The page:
8. South Korea

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Despite having a bustling and globally renowned culture, South Korea is a no-tip zone. The act is sometimes considered rude, and leaving a tip isn’t expected in restaurants, hotels, taxi rides, or spas. It’s also important to never insist on tipping, and instead offer your patrons a small bow, alongside a genuine smile. It’s more than enough to make them happy.

However, if you do find yourself in a position to leave a tip, always remember to use an envelope, and use local currency.

Tipping in South Asia

9. India

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While India doesn’t necessarily have a rock-solid tipping culture, leaving one is generally expected in tourist-heavy destinations. Think of places like Goa, Agra, and Jaipur. The general range for tips in India is between 7% and 10%. On occasions where you’re very happy with any service provided, you are encouraged to tip a little higher.

10. The Maldives

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The Maldives is yet another destination in Asia where tipping isn’t compulsory, but highly encouraged. If you’re staying in an all-inclusive resort, leaving a tip is customary, with a range of 5% to 10%. This isn’t always a hard rule, so tip only if you’re happy with the service provided. On the smaller islands of the Maldives however, people lead a simpler life, and a little money can go a long way. So if you’re feeling generous, save your tips for the folk on the local islands as opposed to the resort islands.

Tipping in Central Asia

11. Uzbekistan

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Uzbekistan is another Asian country on this list that has a set surcharge for most services provided. Tipping isn’t really necessary here, but you can always do so at your discretion. In any case, the standard amount of 5% to 10% will do nicely.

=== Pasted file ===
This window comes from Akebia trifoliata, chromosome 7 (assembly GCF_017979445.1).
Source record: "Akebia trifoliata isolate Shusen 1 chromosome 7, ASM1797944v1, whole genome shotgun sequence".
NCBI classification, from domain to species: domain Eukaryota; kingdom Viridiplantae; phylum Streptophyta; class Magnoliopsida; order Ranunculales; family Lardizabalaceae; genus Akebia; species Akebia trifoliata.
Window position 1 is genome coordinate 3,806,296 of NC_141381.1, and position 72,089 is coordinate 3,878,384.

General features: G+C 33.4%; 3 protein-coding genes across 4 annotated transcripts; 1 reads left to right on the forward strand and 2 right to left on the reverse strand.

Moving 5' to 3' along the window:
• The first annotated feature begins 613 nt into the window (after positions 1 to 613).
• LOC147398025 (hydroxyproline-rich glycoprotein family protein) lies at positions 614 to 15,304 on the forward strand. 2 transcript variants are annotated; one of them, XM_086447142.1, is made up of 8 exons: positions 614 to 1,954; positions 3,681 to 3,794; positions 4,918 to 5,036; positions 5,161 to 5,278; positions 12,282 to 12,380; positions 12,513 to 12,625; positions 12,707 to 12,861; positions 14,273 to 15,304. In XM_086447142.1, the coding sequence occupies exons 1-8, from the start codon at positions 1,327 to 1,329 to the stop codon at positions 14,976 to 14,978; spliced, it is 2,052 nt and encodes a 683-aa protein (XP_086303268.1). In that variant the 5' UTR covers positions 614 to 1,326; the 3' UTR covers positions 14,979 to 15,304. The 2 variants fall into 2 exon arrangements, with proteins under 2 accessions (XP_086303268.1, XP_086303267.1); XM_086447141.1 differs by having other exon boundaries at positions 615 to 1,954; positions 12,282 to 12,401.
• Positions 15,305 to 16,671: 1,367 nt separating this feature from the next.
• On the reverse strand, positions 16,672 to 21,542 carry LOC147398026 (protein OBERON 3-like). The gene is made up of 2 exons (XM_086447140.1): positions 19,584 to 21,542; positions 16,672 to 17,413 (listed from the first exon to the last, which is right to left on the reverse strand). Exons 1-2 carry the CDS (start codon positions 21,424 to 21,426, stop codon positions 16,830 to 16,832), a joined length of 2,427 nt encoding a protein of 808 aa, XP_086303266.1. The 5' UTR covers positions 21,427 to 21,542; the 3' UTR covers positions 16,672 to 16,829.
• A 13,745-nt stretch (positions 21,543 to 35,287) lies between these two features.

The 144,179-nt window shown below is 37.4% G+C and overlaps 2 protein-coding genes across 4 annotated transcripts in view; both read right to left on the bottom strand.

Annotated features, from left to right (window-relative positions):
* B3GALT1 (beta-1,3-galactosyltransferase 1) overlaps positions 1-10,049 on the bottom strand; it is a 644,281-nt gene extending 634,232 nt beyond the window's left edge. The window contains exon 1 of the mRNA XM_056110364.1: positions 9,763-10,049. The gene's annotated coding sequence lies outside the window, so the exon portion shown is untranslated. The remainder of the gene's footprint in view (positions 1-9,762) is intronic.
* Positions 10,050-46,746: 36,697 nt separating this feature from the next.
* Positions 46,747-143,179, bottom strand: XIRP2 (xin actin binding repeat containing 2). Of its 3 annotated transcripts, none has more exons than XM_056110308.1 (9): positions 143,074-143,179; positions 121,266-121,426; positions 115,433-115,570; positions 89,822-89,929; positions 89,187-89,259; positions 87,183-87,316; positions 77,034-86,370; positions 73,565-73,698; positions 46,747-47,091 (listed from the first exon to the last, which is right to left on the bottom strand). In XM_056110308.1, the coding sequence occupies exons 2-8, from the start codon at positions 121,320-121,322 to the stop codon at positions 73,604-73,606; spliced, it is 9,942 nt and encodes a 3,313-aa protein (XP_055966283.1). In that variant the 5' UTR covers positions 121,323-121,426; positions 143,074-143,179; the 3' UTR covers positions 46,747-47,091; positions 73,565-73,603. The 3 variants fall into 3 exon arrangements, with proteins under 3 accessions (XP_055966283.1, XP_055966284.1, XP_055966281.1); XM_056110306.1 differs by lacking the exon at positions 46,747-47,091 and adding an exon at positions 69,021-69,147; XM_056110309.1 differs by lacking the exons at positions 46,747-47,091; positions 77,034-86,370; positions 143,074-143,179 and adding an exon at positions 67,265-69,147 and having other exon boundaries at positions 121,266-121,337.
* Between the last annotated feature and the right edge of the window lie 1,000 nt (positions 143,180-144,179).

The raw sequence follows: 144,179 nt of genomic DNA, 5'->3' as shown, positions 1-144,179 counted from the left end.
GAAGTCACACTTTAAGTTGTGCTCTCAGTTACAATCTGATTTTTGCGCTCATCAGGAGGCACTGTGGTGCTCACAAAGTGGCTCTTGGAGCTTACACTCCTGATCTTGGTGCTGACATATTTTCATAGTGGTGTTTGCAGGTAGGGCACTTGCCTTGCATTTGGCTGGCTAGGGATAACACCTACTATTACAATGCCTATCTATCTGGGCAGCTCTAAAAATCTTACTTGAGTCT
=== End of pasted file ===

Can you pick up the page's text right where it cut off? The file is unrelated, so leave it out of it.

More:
12. Kazakhstan

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Just like other countries in Central Asia, leaving a tip is not part of the norm in Kazakhstan. A service charge is preemptively applied in places like hotels and restaurants. However, there may be instances where bellboys might expect a small tip if they’ve rendered excellent services. Don’t worry, you’re still free to tip (or not) of your free will.

Tipping in Western Asia

13. Turkey

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Turkey lies in the Western region of Asia. Here, leaving a tip is expected, particularly in restaurants. It is customary to leave a 10% or 15% tip on your bill. For other sectors of the service industry, like taxis or hairdressers, rounding up the fare is generally seen as a nice gesture.

14. Saudi Arabia

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Gratuity is expected in Saudi Arabia as a common practice, but there are no hard rules enforcing this. Generally, you’re expected to tip between 10% and 15% for restaurants, unless there is a service charge. It’s also customary to tip taxi drivers 10% of the total fare and leave some money on the bedside table for housekeeping when you’re staying in a hotel.

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As you can see, there’s a pretty wild difference in tipping culture across various countries in Asia. It’s important to keep these differences in mind because respecting local customs is an essential habit of any responsible traveller. Hopefully, this guide to tipping in Asian countries helps you do just that. Good luck!

About Author

Jeremiah Patrick
Jeremiah Patrick

A journeyman wordsmith wandering the creative lexicon, looking to craft a masterpiece. The only thing on par with Jerry’s love for a good story is the time he spends playing dauntingly difficult video games, reading works of fiction, and listening to horror podcasts. His mood shifts between dark brooding and cheery quips, depending on how much caffeine swirls in his system.